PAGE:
‘Sternmusic’ (1979) was another hack which turned an issue of the German news magazine into a score for a musical composition. This is Bruszewski’s own description: ‘Installation – a sound object using a specially made camera. The camera processes image into a stereo sound. Pointed at the magazine Der Stern, during the turning of the pages, it synchronously processes visual information of the subsequent pages into music.’[10] The turn of the page introduces a rhythmic effect as the wailing chords formed by the visual data on one spread, modulate under the influence of another. The ‘reader’ of the magazine is compelled to stand between two large loudspeakers fixed to the wall. In tone, the sound generated by this arrangement is unmistakably like a wailing alarm sounded at times of crisis.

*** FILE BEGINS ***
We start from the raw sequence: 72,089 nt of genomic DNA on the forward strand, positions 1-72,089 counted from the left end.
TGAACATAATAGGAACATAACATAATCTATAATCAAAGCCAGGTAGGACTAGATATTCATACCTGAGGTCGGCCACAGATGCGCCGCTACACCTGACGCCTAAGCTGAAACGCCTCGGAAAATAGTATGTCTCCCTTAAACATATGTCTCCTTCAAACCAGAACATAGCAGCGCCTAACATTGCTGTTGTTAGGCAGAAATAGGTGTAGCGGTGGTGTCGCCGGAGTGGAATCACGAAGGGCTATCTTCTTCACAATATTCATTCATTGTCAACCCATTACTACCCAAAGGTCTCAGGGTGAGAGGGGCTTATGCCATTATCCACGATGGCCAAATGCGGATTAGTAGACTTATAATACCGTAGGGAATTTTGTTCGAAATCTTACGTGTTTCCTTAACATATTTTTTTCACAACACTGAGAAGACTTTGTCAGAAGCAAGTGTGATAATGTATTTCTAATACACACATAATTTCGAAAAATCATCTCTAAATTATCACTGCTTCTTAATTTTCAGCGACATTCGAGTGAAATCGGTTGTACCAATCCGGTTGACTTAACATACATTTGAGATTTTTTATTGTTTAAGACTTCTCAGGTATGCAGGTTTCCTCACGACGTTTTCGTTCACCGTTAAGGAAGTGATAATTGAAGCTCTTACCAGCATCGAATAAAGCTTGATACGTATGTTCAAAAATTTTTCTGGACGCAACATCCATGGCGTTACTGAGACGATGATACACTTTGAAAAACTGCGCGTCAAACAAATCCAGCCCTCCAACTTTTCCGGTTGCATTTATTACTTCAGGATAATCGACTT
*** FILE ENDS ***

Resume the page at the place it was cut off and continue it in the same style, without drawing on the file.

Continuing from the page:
Seemingly suspicious of the words which issue from the lips of actors and presenters on Polish TV or appear on the pages of a West German news weekly, it is hard not to see Bruszewski’s works as forms of media critique, even if they do not deliver explicit messages. And others made their point far more explicitly: fellow Workshop of the Film Form member Józef Robakowski was explicit when he wrote in 1976 ‘Video art is a form of opposition that discounts the use value of the institution (television): it is a creative movement uses its inherent independence to expose this mechanism and something that is used to control people’.[11] Robakowski’s later projects involving filming broadcasts on television such as ‘Homage to L. Brezhnev’ (Hommage dla L. Breżniewa, 1982-88) and ‘Moscow Broadcast’ (Transmisja z Moskwy, 1984) demonstrated his point. Others too held a critical perspective on TV. Opening with a shot of the First Secretary on a television screen in the empty hall of Warsaw’s Central Railway station, Krzysztof Kieślowski’s 1980 documentary film ‘Station’ (Dworzec), for instance, drew a connection between the propaganda function of television with the torpor of everyday life. Closed circuit security cameras survey the station’s passengers who, in turn, watch the hollow ‘propaganda of success’ on flickering, glitchy screens. Kieślowski’s Orwellian film makes a point about the darkest effects of the closed circuits of the PRL. Nevertheless, ‘TV Music’ and even ‘Sternmusic’ seem to anticipate a popular distrust of the media which gathered pace when Solidarity – the anti-communist Trade Union – formed in 1980 to hold Gierek’s programme to account. As the PRL stuttered to a halt, paralyzed by strikes and a stagnant economy, the official media distorted or simply ignored the events of the day. In response, Poles would pointedly take an early evening stroll when the main news broadcast appeared on TV to say ‘we are not listening.’